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9
Jan

a fair trial with Baez?

Our rights under the Constitution of the United States of America, afford us rights in criminal cases (Amendment V) and rights to a fair trial (Amendment VI).  Casey Anthony MUST have a fair trial, though it appears that her Sixth Amendment Right (to a fair trial) is looking severely compromised, ironically by her own attorney.

It is terribly important that Casey Anthony have a fair trial, though she doesn’t seem to care one way or the other.  She is fighting for her very life and she appears giddy and silly and flirtatious with the lead counsel on her defense, Jose Baez.

There is no denying that Jose Baez is not doing Casey Anthony any favors by his two year proclivity to grand-stand in front of the media about his case.  As the Orlando Sentinel aptly points out, Baez has up to now, tried his case in the public, using the media to float theories about other suspects, other evidence, and different time frames to indicate that his client is, in his words, “innocent.”

Needless to say, he has a tough client in Casey Anthony, but as legal scholars and practicing attorneys such as Bill Shaeffer and Richard Hornsby point out, Baez is in way over his head, and the defense case is in trouble.

Last year the Honorable Stan Strickland filed a complaint with the Florida Bar upon learning that Dominic Casey was on record as saying that if he were to find the body of Caylee Anthony, Dominic should call Baez before calling law enforcement.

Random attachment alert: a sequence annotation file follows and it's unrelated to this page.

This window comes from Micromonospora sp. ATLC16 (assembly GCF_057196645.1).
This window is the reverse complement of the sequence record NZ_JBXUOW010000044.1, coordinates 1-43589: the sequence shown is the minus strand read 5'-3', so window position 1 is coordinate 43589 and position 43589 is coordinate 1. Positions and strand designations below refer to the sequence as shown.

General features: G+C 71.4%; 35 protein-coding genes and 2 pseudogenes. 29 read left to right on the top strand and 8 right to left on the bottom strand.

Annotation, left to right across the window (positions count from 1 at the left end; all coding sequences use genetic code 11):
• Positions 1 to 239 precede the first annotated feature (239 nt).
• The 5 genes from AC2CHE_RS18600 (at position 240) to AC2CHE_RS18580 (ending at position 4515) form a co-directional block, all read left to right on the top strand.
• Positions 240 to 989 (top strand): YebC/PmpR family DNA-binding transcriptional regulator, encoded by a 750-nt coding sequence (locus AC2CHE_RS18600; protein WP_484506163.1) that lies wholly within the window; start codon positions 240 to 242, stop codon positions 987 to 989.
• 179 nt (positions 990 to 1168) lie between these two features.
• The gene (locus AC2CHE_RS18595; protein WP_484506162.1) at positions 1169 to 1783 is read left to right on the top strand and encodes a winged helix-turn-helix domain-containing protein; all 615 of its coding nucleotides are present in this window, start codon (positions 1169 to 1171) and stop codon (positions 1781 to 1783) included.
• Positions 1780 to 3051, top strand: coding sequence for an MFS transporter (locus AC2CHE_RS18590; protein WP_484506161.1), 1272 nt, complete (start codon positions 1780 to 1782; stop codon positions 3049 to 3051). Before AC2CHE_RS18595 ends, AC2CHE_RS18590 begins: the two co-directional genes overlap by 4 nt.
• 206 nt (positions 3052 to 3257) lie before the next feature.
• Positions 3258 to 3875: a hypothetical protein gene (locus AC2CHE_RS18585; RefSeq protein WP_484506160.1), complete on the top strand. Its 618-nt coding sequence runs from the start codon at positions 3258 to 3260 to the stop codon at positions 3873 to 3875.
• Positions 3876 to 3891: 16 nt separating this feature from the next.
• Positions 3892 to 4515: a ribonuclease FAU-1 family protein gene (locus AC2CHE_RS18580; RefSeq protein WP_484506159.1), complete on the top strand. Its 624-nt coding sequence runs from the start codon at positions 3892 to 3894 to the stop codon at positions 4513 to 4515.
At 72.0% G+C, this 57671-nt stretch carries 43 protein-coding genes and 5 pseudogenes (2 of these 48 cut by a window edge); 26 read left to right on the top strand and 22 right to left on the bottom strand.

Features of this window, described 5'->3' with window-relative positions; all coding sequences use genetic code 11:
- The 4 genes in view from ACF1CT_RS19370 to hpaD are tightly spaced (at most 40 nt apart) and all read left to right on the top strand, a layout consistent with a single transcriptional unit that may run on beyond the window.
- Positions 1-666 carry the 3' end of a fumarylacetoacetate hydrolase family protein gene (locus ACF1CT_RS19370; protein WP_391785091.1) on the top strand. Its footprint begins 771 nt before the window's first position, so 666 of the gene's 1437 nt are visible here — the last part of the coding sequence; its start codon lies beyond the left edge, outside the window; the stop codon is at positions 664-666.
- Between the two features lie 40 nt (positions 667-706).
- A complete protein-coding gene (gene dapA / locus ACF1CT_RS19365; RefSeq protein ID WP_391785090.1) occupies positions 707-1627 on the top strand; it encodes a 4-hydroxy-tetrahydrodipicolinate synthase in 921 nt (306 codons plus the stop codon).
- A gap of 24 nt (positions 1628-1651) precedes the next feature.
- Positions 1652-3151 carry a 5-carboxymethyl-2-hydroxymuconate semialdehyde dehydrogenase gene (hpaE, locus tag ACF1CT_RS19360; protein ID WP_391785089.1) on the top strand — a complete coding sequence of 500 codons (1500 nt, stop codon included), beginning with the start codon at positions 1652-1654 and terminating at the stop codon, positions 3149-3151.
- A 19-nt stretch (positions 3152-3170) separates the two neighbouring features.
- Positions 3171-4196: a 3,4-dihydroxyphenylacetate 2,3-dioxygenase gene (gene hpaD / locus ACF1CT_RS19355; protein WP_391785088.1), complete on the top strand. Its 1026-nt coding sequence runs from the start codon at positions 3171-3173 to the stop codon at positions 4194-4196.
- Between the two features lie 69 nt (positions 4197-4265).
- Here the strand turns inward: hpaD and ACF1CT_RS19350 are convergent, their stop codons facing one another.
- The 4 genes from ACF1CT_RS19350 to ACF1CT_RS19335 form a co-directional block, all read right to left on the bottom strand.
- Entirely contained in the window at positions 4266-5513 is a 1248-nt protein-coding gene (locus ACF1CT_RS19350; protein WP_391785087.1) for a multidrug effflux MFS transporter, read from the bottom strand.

The Florida Bar ruled for Baez, indicating they found no probable cause to support the complaint.  As of today, Baez is in good standing with the Florida Bar, though that was not always the case.

Jose Baez has only been practicing law since 2005, though he graduated law school eight years earlier, he was denied entry into the Florida Bar due to financial and ethical problems.  When the Florida Bar refused to let him practice law, Baez appealed to the Supreme Court of Florida, who agreed with the Florida Bar, and denied his entry.  In response to Baez’s’ appeal to the Supreme Court, they wrote an opinion, part of which concluded:

Each of these instances of financial irresponsibility standing alone may have been subject to reasonable explanation; however, we find that when considered together and with his violation of the court-ordered child-support obligations, these events show a total lack of respect for the rights of others and a total lack of respect for the legal system, which is absolutely inconsistent with the character and fitness qualities required of those seeking to be afforded the highest position of trust and confidence recognized by our system of law.

You may read the Florida Supreme Court opinion on the matter of J.A.B. here:  FLORIDA BOARD OF BAR EXAMINERS RE: J.A.B. Note:  in the Supreme Court appeal, the initials J.A.B. are used to hide the identity of the claimant, but the Orlando Sentinel uncovered documents that point to the identity of J.A.B. as Jose Angel Baez.